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Gastroenterology. 2017 Oct;153(4):961-970.e3. doi: 10.1053/j.gastro.2017.06.049. Epub 2017 Jul 5.

Avoidance of Cow's Milk-Based Formula for At-Risk Infants Does Not Reduce Development of Celiac Disease: A Randomized Controlled Trial.

Author information

1
Children's Hospital, University of Helsinki and Helsinki University Hospital, Helsinki, Finland; Research Programs Unit, Diabetes and Obesity, University of Helsinki, Helsinki, Finland.
2
Children's Hospital, University of Helsinki and Helsinki University Hospital, Helsinki, Finland.
3
Nutrition Unit, National Institute for Health and Welfare, Helsinki, Finland; University of Tampere, School of Health Sciences, Tampere, Finland; Center for Child Health Research, University of Tampere and Tampere University Hospital, Tampere, Finland; The Science Center of Pirkanmaa Hospital District, Tampere, Finland.
4
Immunogenetics Laboratory, University of Turku and Turku University Hospital, Turku, Finland.
5
Department of Immunology, Institute of Biomedicine and Translational Medicine, University of Tartu, Tartu, Estonia.
6
Children's Hospital, University of Helsinki and Helsinki University Hospital, Helsinki, Finland; Respiratory, Inflammation and Autoimmunity, Innovative Medicine, AstraZeneca, Molndal, Sweden.
7
Children's Hospital, University of Helsinki and Helsinki University Hospital, Helsinki, Finland; Center for Child Health Research, University of Tampere and Tampere University Hospital, Tampere, Finland; Research Programs Unit, Diabetes and Obesity, University of Helsinki, Helsinki, Finland; Folkhälsan Research Center, Helsinki, Finland. Electronic address: mikael.knip@helsinki.fi.

Abstract

BACKGROUND & AIMS:

Feeding during the first months of life might affect risk for celiac disease. Individuals with celiac disease or type 1 diabetes have been reported to have high titers of antibodies against cow's milk proteins. Avoidance of cow's milk-based formula for infants with genetic susceptibility for type 1 diabetes reduced the cumulative incidence of diabetes-associated autoantibodies. We performed a randomized controlled trial in the same population to study whether weaning to an extensively hydrolyzed formula reduced the risk of celiac disease autoimmunity or celiac disease.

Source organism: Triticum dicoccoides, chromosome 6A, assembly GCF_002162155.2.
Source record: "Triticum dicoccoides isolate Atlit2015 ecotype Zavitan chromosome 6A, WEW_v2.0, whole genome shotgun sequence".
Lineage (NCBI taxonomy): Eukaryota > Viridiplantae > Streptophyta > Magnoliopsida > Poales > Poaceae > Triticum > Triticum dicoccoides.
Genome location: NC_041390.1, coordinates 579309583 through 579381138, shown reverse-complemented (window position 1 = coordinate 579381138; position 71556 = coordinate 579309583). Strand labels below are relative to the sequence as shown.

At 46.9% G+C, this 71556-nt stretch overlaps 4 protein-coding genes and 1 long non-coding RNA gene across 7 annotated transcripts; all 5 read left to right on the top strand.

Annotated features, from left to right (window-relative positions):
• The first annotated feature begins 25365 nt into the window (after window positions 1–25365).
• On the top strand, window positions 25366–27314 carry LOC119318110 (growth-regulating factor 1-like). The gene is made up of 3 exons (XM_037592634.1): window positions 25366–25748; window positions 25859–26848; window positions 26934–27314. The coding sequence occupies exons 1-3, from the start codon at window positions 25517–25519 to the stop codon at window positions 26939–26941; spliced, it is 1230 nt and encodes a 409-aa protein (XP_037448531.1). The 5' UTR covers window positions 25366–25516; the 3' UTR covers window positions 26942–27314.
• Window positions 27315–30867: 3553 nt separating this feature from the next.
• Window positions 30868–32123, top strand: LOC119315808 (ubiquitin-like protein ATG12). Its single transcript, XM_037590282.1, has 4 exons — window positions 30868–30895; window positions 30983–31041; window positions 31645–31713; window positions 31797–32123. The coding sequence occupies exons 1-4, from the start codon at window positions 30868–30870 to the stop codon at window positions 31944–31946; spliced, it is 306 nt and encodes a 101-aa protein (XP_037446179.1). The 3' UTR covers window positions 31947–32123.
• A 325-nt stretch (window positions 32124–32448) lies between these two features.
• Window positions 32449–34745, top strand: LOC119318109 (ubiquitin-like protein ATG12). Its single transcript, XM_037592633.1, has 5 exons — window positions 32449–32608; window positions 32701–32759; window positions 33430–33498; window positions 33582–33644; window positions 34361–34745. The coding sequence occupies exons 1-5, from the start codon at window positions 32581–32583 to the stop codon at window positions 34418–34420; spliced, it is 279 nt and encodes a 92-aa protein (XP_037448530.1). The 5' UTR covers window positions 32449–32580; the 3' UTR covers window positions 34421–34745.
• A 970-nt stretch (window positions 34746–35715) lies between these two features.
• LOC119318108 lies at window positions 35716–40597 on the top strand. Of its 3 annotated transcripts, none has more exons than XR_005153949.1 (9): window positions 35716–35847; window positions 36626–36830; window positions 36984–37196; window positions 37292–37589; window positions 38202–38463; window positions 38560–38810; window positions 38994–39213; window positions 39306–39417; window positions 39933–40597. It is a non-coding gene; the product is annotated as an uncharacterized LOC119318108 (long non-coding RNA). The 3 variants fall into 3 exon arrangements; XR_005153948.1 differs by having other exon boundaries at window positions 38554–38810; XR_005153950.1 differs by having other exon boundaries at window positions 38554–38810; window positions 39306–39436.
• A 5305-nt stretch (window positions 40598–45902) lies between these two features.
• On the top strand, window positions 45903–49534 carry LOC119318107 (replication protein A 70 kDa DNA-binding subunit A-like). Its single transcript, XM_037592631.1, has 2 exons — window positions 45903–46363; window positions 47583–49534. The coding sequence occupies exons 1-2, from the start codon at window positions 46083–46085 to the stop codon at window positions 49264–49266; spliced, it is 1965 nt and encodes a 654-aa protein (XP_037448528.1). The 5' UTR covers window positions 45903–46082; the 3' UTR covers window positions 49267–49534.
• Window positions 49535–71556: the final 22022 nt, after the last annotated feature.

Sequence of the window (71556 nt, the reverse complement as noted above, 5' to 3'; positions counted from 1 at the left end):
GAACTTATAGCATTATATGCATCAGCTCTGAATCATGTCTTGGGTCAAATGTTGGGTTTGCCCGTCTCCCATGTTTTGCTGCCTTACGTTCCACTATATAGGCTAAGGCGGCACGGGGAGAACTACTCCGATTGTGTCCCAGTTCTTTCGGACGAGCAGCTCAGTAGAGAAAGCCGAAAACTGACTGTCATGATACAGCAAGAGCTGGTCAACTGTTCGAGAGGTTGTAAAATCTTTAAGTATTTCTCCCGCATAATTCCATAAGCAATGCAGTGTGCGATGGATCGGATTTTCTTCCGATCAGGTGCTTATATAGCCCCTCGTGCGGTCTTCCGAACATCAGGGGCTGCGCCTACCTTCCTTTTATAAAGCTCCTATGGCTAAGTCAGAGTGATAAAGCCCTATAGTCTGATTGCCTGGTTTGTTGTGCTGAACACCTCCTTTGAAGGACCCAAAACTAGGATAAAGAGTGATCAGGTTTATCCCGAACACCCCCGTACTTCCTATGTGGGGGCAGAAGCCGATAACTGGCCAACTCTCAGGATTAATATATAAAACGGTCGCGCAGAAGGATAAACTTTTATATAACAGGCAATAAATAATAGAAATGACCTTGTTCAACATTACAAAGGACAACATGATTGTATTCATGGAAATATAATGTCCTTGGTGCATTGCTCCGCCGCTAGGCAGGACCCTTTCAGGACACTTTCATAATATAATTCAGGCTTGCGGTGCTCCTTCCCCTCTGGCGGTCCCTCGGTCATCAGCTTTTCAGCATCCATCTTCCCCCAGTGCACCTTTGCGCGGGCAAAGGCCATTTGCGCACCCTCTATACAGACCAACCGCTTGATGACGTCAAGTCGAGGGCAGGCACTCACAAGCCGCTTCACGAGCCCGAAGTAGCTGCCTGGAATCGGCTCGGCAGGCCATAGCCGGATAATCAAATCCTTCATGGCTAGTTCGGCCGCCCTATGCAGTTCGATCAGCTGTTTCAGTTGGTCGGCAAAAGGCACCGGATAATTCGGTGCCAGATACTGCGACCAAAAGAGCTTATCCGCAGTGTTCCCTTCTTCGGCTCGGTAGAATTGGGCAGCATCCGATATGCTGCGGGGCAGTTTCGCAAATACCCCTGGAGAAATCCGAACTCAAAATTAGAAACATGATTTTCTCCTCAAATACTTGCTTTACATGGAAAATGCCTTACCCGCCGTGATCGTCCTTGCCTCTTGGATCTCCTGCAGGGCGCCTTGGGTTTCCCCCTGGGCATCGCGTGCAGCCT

METHODS:

We performed a double-blind controlled trial of 230 infants with HLA-defined predisposition to type 1 diabetes and at least 1 family member with type 1 diabetes. The infants were randomly assigned to groups fed a casein hydrolysate formula (n = 113) or a conventional formula (control, n = 117) whenever breast milk was not available during the first 6-8 months of life. Serum samples were collected over a median time period of 10 years and analyzed for antibodies to tissue transglutaminase (anti-TG2A) using a radiobinding assay, to endomysium using an immunofluorescence assay, and antibodies to a deamidated gliadine peptide using an immunofluorometry assay. Duodenal biopsies were collected if levels of anti-TG2A exceeded 20 relative units. Cow's milk antibodies were measured during the first 2 years of life.

RESULTS:

Of the 189 participants analyzed for anti-TG2A, 25 (13.2%) tested positive. Of the 230 study participants observed, 10 (4.3%) were diagnosed with celiac disease. We did not find any significant differences at the cumulative incidence of anti-TG2A positivity (hazard ratio, 1.14; 95% confidence interval, 0.51-2.54) or celiac disease (hazard ratio, 4.13; 95% confidence interval, 0.81-21.02) between the casein hydrolysate and cow's milk groups. Children who developed celiac disease had increased titers of cow's milk antibodies before the appearance of anti-TG2A or celiac disease.

CONCLUSIONS:

In a randomized controlled trial of 230 infants with genetic risk factors for celiac disease, we did not find evidence that weaning to a diet of extensively hydrolyzed formula compared with cow's milk-based formula would decrease the risk for celiac disease later in life. Increased titers of cow's milk antibody before anti-TG2A and celiac disease indicates that subjects with celiac disease might have increased intestinal permeability in early life. ClinicalTrials.gov Number: NCT00570102.

KEYWORDS:

Diet; Immune System Development; Pediatric; TRIGR Study

PMID:
28687275
DOI:
10.1053/j.gastro.2017.06.049
[Indexed for MEDLINE]

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